It is further contemplated that a second segment 38 be incorporated into a wall portion of the outer conduit 16 opposite the first segment 38. Control of the distal end of the catheter 10 is achieved as with the single segment 38, except that voltages of opposite polarity are applied to the segments 38 simultaneously, thereby causing one segment 38 to contract and the other segment 38 to expand.

An ice mapping and ablation catheter 10, having the exemplary above-referenced wall dimensions and a length of 100 centimeters, requires refrigerant pressurization of approximately 200 pounds per square inch to produce a refrigerant flow of approximately 350 cc/min through the catheter 10. With a refrigerant inlet temperature of -60 degrees Celsius, a 350 cc/min flow, and a polyurethane wall material, the temperature of the tip 12 is approximately -10 degrees Celsius when the catheter body 18 is positioned inside a human body having a nominal temperature of 37 degrees Celsius. This temperature is sufficiently cold to do ice mapping.

The first step in the ice mapping procedure is placing the cooled tip 12 at the proposed lesion site. Because the operative procedure has several steps, the tip 12 must be stabilized at the proposed lesion site for the time necessary to ice map, to evaluate, and to ablate. A variety of configurations of the tip 12 may be employed to help secure or stabilize the catheter 10 in place against the myocardium. FIG. 7 depicts a pointed tip 12 or second electrode 22; FIG. 8 illustrates a concave tip 12 or second electrode 22 having lip or ridge 41; and FIG. 9 depicts a bulbous tip 12 having a series of ridges 41 on the side of the tip 12. FIG. 10 is a cross-sectional view of the tip 12 of FIG. 9, which more clearly illustrates the configuration of the stabilizing ridges 41.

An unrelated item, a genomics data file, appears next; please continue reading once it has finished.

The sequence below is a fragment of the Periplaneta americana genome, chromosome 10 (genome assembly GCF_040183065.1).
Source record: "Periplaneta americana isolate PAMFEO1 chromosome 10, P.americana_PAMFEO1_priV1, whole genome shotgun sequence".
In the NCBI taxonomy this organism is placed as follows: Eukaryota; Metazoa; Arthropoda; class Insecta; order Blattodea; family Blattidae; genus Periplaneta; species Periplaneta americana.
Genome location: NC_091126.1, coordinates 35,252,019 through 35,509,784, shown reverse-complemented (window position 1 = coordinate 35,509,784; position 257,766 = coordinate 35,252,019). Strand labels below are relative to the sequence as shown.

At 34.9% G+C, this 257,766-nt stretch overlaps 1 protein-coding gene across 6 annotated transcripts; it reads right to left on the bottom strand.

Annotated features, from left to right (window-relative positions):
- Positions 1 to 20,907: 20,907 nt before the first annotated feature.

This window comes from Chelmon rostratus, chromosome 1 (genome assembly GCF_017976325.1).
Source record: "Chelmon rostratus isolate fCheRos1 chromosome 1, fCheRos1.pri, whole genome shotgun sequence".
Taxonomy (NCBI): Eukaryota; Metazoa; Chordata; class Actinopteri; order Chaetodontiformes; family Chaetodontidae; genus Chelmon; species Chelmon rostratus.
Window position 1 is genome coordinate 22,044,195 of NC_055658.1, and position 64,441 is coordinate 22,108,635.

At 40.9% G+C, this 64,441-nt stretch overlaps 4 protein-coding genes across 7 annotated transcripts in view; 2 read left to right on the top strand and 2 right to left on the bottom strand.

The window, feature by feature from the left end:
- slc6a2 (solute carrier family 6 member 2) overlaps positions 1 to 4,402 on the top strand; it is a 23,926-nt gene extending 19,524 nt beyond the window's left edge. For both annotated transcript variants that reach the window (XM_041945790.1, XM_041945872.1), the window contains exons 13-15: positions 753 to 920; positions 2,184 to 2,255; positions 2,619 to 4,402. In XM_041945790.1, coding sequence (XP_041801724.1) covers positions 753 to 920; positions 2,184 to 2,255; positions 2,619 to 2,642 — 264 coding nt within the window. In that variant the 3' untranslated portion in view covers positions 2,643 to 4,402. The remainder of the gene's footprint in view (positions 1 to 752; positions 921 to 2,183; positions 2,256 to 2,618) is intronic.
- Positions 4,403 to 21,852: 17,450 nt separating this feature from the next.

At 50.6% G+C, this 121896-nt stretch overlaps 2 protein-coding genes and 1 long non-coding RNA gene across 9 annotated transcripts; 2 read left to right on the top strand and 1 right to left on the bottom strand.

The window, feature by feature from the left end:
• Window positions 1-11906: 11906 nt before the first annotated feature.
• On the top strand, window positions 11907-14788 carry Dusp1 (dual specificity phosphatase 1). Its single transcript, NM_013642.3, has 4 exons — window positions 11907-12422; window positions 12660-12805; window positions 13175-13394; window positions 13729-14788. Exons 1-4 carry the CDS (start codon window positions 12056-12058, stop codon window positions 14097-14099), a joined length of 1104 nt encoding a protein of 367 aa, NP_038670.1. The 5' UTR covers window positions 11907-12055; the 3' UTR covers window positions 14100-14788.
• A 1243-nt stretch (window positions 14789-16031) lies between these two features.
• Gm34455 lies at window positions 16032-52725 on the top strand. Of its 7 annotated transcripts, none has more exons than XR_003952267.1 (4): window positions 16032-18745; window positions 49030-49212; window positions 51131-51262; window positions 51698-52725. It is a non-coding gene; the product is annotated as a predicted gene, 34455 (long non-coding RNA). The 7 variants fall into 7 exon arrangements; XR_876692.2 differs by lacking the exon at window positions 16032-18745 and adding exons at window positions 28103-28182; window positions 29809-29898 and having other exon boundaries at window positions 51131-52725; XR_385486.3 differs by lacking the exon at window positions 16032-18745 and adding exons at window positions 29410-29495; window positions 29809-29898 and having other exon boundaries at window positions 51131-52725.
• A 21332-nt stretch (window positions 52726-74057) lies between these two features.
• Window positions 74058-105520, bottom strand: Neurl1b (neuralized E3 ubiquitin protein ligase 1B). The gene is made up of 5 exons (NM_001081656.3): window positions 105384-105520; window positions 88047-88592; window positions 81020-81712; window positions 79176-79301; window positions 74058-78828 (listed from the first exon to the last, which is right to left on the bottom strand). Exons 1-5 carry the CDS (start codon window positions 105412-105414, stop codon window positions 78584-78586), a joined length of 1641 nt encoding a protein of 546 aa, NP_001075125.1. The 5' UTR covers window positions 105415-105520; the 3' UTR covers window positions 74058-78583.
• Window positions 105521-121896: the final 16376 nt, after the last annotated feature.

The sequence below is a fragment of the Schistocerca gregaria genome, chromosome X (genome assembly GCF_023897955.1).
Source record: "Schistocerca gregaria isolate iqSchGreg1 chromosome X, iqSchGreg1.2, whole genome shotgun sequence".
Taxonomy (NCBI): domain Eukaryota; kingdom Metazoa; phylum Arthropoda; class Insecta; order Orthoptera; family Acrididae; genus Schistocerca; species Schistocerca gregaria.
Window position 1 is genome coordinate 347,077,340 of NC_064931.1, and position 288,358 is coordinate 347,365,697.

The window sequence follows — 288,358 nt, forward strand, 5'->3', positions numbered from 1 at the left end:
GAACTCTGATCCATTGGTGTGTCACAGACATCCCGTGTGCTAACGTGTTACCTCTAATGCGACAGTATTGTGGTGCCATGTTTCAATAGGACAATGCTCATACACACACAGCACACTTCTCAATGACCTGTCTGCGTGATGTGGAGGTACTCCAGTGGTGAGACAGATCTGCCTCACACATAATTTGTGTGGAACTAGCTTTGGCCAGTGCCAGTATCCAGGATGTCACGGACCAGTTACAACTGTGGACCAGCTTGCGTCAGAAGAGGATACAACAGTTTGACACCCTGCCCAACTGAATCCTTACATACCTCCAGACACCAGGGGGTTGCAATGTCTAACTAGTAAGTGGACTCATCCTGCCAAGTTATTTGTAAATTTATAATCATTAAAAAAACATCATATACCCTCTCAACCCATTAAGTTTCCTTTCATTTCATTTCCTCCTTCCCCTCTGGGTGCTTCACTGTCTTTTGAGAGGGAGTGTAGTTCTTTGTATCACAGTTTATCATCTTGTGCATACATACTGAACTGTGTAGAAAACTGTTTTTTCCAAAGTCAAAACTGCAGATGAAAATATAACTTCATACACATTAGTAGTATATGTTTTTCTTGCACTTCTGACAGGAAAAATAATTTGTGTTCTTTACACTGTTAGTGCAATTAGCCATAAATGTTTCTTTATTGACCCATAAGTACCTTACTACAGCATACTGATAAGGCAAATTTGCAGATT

When the cardiac tissue reaches approximately +5 degrees Celsius, its electrical activity is suppressed. If the proposed lesion site will be therapeutically effective when ablated, the arrhythmia will no longer be inducible once the electrical activity of the proposed site is suppressed by cooling. Having confirmed the effectiveness of the proposed site, rf ablation is performed using the second electrode 22 and the third electrode 24 in manner known to those skilled in the art.